Mechanisms of CRF

Because this paper focuses on the assessment of CRF, it is important to introduce the complex etiology of CRF that contributes to the challenges in its measurement. The etiology of CRF is not well understood, and this hinders progress in ways to diagnose it and in finding interventions that alleviate this persistent syndrome.48 CRF mechanisms and the associated hypotheses are divided across the central and peripheral domains. Peripheral fatigue disrupts central stimulation and muscle response; it is characterized both by a lack of adenosine triphosphate, a compound that provides energy to drive processes such as muscle contraction, and by a buildup of metabolic by-products such as lactic acid. In contrast, central fatigue extends from the central nervous system (CNS), including the brain and spinal cord. It is associated with changes in the synaptic junctions, which impact the function of neurotransmitters within the CNS. These synaptic junction changes further impact muscle function that are not explained by peripheral factors.

Central fatigue includes 5 distinct hypothesized mechanisms of action: (1) hypothalamic–pituitary–adrenal axis dysregulation, (2) circadian rhythm dysregulation, (3) serotonin dysregulation, (4) vagal afferent activities, and (5) neuroendocrine impairment.49-51 A growing interest in neuroimaging studies that focus on the disruption of brain connectivity and changes in brain metabolites may lead to a sixth hypothesis that goes beyond serotonin dysregulation.52,53 Three hypotheses about the potential mechanisms of peripheral fatigue are (1) degeneration of muscle function, (2) impaired adenosine triphosphate/contractile properties, and (3) impaired physical function.49-51 Cytokine dysregulation as a mechanism of action is hypothesized to affect both central and peripheral fatigue. To date, the most studied aspect of etiology concerns the cytokine hypothesis, demonstrating activation of proinflammatory cytokines as a common factor that leads to CRF and other behavioral changes, known as “sickness behavior.”54 One such study involved women undergoing chemotherapy for breast cancer to investigate the potential for predictors of fatigue in relation to cytokine levels.55 Earlier studies demonstrate support for other hypotheses, such as between heart rate variability and CRF56,57 and between muscle contractile properties and CRF.58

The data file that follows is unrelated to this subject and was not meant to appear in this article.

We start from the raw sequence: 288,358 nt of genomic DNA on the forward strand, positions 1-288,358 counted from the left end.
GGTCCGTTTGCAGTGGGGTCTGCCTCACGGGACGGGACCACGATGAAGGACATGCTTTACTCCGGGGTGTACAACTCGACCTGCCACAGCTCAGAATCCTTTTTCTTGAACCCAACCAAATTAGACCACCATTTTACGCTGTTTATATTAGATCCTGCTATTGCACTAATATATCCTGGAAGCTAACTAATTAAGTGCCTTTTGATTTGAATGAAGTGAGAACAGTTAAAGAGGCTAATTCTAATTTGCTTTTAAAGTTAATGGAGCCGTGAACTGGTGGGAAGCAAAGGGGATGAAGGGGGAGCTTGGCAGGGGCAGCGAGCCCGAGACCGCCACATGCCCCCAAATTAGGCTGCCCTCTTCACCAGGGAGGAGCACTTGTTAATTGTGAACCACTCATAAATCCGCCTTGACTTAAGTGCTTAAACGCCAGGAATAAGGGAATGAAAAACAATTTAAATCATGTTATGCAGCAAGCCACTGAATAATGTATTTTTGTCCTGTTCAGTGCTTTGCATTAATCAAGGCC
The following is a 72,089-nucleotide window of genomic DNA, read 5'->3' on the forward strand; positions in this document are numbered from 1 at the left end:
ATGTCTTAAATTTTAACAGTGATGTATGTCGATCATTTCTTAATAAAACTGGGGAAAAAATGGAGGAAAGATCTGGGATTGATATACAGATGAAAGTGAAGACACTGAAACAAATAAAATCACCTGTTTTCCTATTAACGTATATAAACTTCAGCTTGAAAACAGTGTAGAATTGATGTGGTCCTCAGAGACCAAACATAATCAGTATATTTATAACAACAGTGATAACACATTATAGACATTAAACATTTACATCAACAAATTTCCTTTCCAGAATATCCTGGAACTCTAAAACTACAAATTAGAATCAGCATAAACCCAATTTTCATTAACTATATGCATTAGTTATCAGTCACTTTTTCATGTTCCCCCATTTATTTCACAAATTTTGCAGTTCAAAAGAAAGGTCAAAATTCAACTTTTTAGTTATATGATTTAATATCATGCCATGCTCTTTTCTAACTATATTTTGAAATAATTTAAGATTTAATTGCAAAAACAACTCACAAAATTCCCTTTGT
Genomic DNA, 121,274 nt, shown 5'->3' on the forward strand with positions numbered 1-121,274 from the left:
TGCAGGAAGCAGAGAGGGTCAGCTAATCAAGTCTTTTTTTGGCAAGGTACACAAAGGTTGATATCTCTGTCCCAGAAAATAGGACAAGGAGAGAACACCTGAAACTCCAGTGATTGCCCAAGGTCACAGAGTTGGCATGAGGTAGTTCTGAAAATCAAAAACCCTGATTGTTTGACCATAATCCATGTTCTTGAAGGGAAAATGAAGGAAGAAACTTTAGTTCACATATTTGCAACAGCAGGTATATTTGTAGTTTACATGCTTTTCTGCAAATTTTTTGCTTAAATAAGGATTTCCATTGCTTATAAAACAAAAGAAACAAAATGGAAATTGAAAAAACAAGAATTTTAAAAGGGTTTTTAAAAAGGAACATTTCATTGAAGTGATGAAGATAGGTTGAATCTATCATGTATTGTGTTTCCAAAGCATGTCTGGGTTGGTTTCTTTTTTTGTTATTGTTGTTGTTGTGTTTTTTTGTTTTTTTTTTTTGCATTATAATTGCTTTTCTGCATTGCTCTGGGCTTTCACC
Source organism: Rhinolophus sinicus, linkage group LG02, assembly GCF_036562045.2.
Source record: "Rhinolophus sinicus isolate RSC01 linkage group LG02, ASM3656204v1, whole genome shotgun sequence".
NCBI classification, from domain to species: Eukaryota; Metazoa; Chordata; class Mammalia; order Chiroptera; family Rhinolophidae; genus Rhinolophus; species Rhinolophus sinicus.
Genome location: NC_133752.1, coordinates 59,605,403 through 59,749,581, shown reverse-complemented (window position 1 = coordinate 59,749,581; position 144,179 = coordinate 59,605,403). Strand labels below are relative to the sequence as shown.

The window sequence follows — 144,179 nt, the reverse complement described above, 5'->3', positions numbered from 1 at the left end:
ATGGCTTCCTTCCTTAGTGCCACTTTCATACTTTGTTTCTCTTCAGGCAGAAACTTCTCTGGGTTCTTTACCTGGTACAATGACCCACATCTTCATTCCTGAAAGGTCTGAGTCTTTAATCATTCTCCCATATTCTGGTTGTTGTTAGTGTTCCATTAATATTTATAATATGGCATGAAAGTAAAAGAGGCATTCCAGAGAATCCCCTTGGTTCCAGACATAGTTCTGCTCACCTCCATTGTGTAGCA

Measurement Concerns